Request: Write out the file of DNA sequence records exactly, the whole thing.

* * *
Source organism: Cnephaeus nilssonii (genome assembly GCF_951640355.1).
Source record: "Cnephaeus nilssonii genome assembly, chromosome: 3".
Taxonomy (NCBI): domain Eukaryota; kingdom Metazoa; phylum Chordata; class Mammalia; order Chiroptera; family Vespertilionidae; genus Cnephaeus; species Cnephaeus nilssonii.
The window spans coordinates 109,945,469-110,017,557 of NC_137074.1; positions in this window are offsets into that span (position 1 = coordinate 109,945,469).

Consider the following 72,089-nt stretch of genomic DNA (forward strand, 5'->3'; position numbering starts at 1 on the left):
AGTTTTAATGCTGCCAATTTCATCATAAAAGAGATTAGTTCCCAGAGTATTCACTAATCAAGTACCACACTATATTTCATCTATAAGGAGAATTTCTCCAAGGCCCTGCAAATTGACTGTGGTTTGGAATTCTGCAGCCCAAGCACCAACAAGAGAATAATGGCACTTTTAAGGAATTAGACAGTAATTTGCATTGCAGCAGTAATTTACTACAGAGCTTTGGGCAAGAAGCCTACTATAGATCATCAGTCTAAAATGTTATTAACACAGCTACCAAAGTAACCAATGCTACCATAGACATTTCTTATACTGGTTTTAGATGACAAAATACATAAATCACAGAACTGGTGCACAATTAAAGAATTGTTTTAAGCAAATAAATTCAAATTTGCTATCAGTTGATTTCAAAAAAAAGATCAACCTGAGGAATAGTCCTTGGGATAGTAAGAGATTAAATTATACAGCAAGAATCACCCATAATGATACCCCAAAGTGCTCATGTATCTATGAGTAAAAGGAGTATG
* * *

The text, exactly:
Source organism: Cnephaeus nilssonii (genome assembly GCF_951640355.1).
Source record: "Cnephaeus nilssonii genome assembly, chromosome: 3".
Taxonomy (NCBI): domain Eukaryota; kingdom Metazoa; phylum Chordata; class Mammalia; order Chiroptera; family Vespertilionidae; genus Cnephaeus; species Cnephaeus nilssonii.
The window spans coordinates 109,945,469-110,017,557 of NC_137074.1; positions in this window are offsets into that span (position 1 = coordinate 109,945,469).

Consider the following 72,089-nt stretch of genomic DNA (forward strand, 5'->3'; position numbering starts at 1 on the left):
AGTTTTAATGCTGCCAATTTCATCATAAAAGAGATTAGTTCCCAGAGTATTCACTAATCAAGTACCACACTATATTTCATCTATAAGGAGAATTTCTCCAAGGCCCTGCAAATTGACTGTGGTTTGGAATTCTGCAGCCCAAGCACCAACAAGAGAATAATGGCACTTTTAAGGAATTAGACAGTAATTTGCATTGCAGCAGTAATTTACTACAGAGCTTTGGGCAAGAAGCCTACTATAGATCATCAGTCTAAAATGTTATTAACACAGCTACCAAAGTAACCAATGCTACCATAGACATTTCTTATACTGGTTTTAGATGACAAAATACATAAATCACAGAACTGGTGCACAATTAAAGAATTGTTTTAAGCAAATAAATTCAAATTTGCTATCAGTTGATTTCAAAAAAAAGATCAACCTGAGGAATAGTCCTTGGGATAGTAAGAGATTAAATTATACAGCAAGAATCACCCATAATGATACCCCAAAGTGCTCATGTATCTATGAGTAAAAGGAGTATG